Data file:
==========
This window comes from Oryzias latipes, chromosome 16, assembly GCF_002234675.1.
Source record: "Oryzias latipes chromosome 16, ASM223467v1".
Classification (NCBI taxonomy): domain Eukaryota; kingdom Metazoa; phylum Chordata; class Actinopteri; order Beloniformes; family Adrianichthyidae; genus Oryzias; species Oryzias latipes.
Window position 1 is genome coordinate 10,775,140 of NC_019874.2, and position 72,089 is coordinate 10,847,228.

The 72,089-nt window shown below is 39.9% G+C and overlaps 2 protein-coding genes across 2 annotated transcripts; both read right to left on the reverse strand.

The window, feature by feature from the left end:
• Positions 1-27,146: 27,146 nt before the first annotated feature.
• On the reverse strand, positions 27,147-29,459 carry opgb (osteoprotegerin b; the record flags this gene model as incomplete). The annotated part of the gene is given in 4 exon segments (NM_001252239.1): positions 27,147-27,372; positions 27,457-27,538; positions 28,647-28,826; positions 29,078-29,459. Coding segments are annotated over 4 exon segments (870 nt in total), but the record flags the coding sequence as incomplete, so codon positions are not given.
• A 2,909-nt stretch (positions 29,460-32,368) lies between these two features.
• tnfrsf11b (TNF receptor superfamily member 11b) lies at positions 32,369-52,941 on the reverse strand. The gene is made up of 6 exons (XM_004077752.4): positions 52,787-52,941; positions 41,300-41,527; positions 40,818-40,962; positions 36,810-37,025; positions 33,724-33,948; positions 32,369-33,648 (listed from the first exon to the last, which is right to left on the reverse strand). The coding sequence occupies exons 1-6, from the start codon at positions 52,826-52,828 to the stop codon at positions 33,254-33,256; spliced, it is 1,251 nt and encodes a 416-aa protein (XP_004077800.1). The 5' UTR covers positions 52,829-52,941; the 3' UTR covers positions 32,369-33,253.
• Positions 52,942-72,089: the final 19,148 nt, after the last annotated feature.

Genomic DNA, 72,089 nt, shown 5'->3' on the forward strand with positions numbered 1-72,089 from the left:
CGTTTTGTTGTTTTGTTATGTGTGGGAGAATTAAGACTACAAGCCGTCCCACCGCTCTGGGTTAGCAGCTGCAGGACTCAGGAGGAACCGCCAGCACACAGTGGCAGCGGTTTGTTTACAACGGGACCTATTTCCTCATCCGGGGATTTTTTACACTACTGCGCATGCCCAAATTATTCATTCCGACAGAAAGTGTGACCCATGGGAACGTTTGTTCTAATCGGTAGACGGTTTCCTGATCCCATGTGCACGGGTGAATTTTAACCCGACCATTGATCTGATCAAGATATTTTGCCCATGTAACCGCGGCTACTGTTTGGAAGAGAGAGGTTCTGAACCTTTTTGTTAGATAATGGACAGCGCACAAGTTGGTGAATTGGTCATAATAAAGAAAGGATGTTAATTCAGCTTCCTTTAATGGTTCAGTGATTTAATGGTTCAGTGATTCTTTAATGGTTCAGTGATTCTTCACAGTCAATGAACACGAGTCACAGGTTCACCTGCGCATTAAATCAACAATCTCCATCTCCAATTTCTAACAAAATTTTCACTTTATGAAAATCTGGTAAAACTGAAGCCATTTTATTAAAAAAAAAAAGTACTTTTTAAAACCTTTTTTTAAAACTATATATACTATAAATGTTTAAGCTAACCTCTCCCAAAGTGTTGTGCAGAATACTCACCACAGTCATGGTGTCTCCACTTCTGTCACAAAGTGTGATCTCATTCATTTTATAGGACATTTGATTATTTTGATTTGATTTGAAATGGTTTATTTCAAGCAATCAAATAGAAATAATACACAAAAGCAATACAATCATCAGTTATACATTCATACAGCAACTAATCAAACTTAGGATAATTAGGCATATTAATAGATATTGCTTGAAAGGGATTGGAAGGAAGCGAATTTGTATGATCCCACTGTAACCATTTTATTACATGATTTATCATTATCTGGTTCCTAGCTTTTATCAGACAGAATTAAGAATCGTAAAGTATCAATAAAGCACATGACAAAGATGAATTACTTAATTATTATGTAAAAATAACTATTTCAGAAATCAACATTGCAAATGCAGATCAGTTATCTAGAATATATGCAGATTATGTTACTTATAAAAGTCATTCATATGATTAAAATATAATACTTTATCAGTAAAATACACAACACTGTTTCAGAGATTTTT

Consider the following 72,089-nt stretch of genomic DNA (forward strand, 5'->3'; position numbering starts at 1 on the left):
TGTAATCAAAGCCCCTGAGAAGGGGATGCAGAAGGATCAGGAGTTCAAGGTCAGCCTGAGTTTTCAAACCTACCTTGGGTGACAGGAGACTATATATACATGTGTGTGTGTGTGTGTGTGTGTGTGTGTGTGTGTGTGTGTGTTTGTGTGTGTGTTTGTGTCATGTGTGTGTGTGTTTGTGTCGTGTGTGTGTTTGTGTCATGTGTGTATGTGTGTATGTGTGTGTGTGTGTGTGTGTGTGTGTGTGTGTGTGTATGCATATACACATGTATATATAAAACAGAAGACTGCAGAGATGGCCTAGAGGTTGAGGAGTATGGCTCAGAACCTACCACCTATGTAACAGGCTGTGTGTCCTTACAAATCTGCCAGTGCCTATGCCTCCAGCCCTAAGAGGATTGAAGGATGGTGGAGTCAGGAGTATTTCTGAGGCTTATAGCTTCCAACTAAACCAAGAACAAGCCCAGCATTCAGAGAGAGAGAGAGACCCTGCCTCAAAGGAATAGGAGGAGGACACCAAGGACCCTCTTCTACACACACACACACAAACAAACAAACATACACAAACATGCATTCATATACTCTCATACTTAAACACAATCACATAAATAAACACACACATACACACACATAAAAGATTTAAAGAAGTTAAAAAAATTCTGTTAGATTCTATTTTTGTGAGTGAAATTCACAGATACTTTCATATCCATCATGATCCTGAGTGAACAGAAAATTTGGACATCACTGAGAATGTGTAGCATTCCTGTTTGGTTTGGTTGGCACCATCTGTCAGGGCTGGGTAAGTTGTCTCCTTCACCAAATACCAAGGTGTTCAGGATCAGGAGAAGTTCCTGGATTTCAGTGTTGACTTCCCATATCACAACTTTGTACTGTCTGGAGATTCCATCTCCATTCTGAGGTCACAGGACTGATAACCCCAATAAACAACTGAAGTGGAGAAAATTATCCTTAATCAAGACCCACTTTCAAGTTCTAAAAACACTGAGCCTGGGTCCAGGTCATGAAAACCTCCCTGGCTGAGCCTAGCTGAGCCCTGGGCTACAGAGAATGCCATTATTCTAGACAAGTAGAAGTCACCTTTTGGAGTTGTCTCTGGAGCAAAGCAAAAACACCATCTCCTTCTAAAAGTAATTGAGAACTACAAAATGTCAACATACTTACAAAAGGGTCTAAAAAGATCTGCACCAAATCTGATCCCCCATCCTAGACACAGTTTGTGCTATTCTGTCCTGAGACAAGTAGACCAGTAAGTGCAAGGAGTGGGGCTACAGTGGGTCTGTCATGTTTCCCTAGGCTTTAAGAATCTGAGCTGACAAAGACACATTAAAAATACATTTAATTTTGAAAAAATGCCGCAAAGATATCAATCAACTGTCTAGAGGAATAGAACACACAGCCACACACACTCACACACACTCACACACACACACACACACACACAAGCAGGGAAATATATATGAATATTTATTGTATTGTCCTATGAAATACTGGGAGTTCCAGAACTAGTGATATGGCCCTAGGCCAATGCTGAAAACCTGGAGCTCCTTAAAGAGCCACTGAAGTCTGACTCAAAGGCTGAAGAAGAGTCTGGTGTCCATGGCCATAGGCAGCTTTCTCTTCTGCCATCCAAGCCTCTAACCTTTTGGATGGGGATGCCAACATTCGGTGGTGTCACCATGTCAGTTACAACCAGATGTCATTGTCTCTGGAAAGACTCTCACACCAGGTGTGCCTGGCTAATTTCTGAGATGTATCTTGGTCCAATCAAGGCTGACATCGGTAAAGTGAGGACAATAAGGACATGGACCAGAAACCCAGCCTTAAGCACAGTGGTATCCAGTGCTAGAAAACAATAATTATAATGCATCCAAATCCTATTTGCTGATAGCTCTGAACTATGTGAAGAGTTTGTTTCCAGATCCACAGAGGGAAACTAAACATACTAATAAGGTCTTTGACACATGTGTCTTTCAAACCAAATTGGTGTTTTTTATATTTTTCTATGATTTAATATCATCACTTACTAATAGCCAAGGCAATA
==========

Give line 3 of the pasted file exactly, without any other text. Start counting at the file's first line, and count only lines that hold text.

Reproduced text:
Classification (NCBI taxonomy): domain Eukaryota; kingdom Metazoa; phylum Chordata; class Actinopteri; order Beloniformes; family Adrianichthyidae; genus Oryzias; species Oryzias latipes.